|[Published: Sunday April 29 2007]
UNICEF CONDEMNS INDISCRIMINATE MORTAR ATTACK ON SOMALI HOSPITAL
Geneva , (APA) - The United Nations ChildrensFund (UNICEF) condemned a mortar attack on a hospital in the Somali capital Mogadishu , which has been wracked by escalatingviolence in recent weeks.
We deplore the indiscriminate shelling of a medical facility, said ChristianBalslev-Olesen, UNICEFs Representative in Somalia . It is an action that is totallyunacceptable and one for which no justification can be given.
According to UN estimates, 340,000 people roughly one-third of the cityspopulation have fled the deadly clashes in the capital Mogadishu since the start of February, and thisnumber is expected to increase as more information becomes available.
Mr. Balslev-Olesen voiced frustration that the agencys efforts to deliverurgently needed relief supplies is being hampered by insecurity. We cannotaccess our warehouses in Mogadishu and we cannot effectively reach thepeople who need our assistance the most.
According to UNICEF, child protection monitors in the capital report thatchildren have been victims of indiscriminate shooting and shelling.Displacement is also forcing women to leave their children unattended as theysearch for food, water and shelter. The agency is working with its partners onthe ground to identify and reunite hundreds of children who have lost theirparents during the violence with their families.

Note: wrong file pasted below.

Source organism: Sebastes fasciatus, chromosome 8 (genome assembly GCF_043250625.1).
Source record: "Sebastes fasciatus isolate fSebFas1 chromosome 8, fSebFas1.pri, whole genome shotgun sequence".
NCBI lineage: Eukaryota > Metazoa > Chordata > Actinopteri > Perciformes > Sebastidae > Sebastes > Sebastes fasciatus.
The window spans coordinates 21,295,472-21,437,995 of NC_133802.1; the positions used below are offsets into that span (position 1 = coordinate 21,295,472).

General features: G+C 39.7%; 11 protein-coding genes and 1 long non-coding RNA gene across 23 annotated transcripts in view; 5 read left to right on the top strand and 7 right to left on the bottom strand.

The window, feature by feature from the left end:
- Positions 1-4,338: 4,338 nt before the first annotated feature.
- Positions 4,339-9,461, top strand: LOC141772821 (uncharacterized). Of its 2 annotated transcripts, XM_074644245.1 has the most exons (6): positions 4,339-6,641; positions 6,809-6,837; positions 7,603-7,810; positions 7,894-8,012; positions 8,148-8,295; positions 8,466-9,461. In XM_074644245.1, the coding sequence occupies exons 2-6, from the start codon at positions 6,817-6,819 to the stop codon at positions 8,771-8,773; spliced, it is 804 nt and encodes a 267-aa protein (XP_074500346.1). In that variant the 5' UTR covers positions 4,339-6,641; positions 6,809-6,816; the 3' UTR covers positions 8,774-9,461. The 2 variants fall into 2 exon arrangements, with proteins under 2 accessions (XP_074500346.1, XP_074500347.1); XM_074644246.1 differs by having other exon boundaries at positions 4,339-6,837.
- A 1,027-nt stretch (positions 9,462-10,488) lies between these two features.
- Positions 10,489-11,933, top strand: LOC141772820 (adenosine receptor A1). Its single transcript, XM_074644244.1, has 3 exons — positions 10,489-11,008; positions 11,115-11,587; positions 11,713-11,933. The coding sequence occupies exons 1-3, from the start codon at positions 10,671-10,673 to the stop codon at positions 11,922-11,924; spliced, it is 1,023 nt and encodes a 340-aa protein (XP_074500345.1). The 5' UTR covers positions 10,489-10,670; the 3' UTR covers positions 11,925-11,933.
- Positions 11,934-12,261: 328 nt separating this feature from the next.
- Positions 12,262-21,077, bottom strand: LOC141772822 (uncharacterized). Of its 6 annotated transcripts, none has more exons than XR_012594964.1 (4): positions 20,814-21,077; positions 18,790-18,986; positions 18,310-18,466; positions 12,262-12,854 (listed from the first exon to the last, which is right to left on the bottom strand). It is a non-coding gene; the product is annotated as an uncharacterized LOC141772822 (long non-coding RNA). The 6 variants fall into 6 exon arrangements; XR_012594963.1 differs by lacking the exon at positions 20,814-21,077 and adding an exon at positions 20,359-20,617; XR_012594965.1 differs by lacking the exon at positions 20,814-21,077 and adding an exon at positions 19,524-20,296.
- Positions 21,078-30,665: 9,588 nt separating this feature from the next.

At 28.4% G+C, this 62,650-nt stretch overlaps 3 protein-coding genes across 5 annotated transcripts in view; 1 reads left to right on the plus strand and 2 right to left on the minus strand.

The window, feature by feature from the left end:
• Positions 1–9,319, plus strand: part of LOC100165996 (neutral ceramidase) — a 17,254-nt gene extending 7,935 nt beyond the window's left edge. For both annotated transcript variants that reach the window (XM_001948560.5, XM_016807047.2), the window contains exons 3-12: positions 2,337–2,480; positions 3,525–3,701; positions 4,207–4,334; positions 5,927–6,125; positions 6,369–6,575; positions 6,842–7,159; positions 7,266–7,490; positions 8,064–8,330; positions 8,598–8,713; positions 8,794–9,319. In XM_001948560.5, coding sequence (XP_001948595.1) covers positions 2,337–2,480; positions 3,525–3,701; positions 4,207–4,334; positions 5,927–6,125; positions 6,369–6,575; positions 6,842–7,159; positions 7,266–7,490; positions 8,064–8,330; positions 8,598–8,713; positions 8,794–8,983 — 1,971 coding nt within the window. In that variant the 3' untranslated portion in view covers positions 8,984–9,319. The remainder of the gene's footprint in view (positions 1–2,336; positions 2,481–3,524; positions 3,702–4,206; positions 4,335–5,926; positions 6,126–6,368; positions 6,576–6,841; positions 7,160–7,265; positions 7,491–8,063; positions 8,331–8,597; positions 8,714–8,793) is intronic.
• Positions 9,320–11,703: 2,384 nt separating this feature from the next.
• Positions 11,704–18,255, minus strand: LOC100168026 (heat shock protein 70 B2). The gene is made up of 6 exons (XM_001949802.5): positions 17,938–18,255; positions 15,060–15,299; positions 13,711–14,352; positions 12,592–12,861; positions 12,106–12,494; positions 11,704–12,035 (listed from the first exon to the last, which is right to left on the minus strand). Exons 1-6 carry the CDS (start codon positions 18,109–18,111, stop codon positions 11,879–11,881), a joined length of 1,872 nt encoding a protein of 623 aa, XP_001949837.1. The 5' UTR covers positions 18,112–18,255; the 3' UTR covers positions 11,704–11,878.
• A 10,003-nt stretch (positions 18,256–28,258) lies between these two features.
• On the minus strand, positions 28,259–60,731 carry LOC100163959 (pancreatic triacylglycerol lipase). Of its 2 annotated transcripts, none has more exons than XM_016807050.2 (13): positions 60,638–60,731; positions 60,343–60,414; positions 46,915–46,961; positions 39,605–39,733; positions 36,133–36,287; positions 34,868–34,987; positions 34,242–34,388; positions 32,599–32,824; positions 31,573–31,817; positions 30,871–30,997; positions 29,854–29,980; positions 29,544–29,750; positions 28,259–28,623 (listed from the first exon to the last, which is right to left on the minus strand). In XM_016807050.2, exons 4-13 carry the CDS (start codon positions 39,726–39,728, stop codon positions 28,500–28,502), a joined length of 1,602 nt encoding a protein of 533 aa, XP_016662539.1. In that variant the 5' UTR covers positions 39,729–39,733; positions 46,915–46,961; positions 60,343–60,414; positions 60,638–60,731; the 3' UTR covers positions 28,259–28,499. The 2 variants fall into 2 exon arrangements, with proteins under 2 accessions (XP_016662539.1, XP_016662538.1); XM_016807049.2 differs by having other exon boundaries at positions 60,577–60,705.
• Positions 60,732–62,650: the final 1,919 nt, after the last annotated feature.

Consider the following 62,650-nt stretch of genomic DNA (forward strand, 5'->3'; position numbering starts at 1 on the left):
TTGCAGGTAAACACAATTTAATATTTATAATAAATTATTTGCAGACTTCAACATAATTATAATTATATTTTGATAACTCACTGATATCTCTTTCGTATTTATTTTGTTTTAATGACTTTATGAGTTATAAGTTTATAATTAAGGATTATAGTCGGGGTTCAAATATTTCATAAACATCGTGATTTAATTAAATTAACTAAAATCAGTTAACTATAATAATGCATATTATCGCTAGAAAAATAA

Since January, almost 17,000 cases of acute watery diarrhoea (AWD) have beenreported in central and southern Somalia , which includes Mogadishu and surrounding areas. As of mid-April,there have been 593 deaths and nearly 40 confirmed cases of cholera.
UNICEF also appealed for $11.5 million to meet the nutrition, health, educationand protection needs of children affected by the conflict.
The UN High Commissioner for Refugees (UNHCR) and other organizations havefinished their first round of supplying aid in the small town of Afgooye , 30 kilometres west of the capital, andnow home to 35,000 people who escaped the hostilities in Mogadishu .
Among other supplies, the agency provided plastic sheeting to the displaced,who had previously been sleeping under trees.
They now at least have a shelter to protect them and their children from thescorching sun, the chilly nights and the soaking rains, UNHCR spokespersonWilliam Spindler said at a press briefing in Geneva .
UNHCR plans to begin another phase of distributing relief supplies to help afurther 13,500 people. Supplies were airlifted from Dubai to the town of Baidoa , 200 kilometres from Afgooye. Truckscarrying the items arrived in Afgooye after being blocked when Ethiopiansoldiers closed a bridge on the towns outskirts.
The agencys Somali staff in the town state that Mogadishu has become a ghost town, with more thanhalf of its neighbourhoods now deserted.
Meanwhile, according to his spokesperson Michele Montas, Secretary-General BanKi-moon this week informed the Security Council in a letter that he intends toextend the mandate of his Special Representative for the country FrançoisLonsény Fall by one year.
With the renewed mandate, Mr. Fall will serve in his current position until 8 May 2008 . (APA)
AB/APA/ 30 April 2007---